ERIC Number: ED336690
Record Type: RIE
Publication Date: 1991-Apr
Adolescents' Conceptualization of Self/Culture in the Wake of Bi-Culturalism: An Exploratory Cross-Cultural Study.
Historically, the definition of culture has been a much debated issue for anthropologists. While some anthropologists define culture as being invisible to the subject, others have conceptualized culture as knowledge and symbol. This study explores the ways in which culture reveals itself to another culture. Subjects (N=24) were first generation immigrant children and immigrant children living in the borough of Queens in New York City. Subjects, who were ages 13-15, were interviewed regarding their experiences of being bicultural in the United States. The interviews were structured to enable the subjects to define and reflect on their intuitive understanding of a variety of abstract relationships: self/other, self/culture, own culture/alien culture, and so on. Analyses of the interviews indicated that individuals locate themselves in a cultural matrix and have an understanding, at varying conceptual levels, that the basis for their behavior, thought, and thought processes is cultural. In the wake of biculturalism one observes the changing self, and recognizes the cultural ramifications. As a result self/culture are tightly intertwined; understanding of one leads to an understanding of the other. Such an understanding is triggered by facing the otherness, being seen and understood by the other. The narratives of the subjects also indicated that one understands self with varying degrees of differentiation and hierarchic integration, as a cultural being, connected to and determined by various cultural institutions. Such an awareness of cultural ramifications may be unique, if not exclusive to their experiences in their adopted land. (LLL)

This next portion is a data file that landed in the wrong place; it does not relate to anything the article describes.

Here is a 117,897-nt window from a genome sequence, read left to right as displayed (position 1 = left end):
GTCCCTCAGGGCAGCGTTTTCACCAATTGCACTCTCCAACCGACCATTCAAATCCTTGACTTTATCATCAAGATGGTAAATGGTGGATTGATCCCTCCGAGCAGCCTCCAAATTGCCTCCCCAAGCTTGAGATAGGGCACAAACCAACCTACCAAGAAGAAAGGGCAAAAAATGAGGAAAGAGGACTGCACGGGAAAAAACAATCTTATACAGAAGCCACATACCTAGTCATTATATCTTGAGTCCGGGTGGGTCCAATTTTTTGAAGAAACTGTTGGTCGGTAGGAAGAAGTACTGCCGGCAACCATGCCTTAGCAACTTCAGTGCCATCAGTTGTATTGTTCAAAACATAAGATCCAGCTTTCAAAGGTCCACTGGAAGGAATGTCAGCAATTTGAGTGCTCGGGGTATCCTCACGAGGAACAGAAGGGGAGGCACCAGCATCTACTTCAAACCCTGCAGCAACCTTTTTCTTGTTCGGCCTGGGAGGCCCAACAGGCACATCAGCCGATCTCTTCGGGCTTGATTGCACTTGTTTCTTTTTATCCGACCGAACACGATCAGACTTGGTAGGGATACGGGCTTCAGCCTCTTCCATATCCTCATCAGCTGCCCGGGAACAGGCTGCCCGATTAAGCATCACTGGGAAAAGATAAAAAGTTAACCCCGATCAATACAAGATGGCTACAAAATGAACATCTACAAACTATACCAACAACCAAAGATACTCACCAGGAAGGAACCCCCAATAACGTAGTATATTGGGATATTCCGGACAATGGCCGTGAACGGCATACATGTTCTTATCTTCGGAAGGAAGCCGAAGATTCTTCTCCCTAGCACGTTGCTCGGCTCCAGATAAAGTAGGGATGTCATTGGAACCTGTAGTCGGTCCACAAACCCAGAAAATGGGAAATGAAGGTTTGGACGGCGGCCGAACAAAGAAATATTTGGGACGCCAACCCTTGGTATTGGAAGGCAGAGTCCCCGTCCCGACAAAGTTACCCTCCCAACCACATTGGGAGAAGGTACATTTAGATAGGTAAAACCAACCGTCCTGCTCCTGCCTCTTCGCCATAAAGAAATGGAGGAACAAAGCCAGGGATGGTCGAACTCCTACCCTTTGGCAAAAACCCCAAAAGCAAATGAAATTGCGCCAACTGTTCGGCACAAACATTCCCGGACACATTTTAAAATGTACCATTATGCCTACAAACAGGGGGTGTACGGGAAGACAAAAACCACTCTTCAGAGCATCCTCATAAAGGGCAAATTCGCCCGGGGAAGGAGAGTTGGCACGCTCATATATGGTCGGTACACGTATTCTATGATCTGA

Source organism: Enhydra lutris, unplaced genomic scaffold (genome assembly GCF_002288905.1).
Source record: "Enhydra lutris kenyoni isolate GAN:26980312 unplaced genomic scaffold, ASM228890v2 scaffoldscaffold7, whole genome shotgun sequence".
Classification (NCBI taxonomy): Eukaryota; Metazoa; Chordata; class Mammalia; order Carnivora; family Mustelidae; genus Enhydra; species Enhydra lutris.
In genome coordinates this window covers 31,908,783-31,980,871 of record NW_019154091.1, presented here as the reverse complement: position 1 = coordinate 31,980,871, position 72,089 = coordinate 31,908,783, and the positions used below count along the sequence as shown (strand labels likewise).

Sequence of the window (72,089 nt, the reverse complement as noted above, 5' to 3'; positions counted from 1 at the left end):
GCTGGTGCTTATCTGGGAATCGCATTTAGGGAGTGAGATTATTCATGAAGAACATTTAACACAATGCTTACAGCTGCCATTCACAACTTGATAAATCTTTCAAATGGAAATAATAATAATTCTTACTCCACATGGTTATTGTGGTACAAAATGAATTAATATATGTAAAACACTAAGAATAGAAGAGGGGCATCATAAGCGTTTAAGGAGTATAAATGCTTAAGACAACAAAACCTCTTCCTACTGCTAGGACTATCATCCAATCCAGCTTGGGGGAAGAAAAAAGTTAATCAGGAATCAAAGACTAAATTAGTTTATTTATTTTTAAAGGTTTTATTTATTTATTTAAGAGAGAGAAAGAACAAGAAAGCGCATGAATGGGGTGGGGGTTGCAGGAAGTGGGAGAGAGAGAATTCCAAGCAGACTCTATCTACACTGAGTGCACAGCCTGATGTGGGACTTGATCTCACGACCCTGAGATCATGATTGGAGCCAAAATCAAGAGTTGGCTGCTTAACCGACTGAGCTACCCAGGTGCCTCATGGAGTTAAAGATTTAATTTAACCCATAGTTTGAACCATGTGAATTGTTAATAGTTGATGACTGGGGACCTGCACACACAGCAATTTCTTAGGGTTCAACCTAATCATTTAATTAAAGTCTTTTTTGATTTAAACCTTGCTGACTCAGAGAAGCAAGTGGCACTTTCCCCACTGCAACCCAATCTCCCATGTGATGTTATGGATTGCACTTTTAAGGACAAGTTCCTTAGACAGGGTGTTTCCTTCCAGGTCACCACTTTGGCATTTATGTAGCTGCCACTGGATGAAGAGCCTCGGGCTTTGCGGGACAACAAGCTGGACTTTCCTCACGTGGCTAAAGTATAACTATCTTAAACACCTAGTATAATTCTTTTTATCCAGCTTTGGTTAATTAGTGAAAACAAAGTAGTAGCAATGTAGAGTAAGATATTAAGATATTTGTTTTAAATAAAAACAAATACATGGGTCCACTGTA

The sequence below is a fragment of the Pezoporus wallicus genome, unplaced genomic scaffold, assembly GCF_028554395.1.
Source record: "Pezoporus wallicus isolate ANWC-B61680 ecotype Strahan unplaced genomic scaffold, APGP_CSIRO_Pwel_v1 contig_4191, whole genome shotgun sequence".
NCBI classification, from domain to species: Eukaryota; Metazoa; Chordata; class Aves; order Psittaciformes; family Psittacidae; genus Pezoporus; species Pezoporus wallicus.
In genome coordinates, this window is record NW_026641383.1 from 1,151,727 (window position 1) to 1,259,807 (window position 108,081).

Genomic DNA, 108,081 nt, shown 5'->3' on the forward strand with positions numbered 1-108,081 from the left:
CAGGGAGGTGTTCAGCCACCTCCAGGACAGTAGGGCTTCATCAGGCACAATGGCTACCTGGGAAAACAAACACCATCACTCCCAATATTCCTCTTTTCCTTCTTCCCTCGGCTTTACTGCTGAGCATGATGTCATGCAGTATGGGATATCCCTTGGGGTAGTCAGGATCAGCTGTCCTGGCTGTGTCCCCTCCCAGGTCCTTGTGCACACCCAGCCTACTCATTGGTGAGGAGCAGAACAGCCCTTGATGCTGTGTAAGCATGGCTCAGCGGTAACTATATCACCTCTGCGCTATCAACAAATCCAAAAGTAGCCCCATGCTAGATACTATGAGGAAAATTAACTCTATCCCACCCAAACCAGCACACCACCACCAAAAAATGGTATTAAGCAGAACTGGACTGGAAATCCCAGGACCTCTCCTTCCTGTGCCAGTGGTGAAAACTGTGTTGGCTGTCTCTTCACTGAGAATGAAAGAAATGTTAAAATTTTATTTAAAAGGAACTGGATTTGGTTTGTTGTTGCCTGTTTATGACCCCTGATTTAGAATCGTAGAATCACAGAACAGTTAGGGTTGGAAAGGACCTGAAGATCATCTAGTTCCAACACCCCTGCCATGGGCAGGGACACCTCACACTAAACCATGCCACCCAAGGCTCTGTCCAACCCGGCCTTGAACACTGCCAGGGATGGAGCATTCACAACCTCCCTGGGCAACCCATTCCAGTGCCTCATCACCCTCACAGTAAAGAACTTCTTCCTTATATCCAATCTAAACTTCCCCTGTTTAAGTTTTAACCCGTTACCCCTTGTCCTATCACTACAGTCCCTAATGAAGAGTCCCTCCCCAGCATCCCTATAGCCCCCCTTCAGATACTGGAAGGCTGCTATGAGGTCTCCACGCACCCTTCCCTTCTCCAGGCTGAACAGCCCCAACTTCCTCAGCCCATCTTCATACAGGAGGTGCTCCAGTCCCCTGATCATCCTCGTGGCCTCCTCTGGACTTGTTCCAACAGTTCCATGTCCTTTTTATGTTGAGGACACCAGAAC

Publication Type: Reports - Research; Speeches/Meeting Papers
Education Level: N/A
Authoring Institution: N/A
Note: Paper presented at the Biennial Meeting of the Society for Research in Child Development (Seattle, WA, April 18-21, 1991).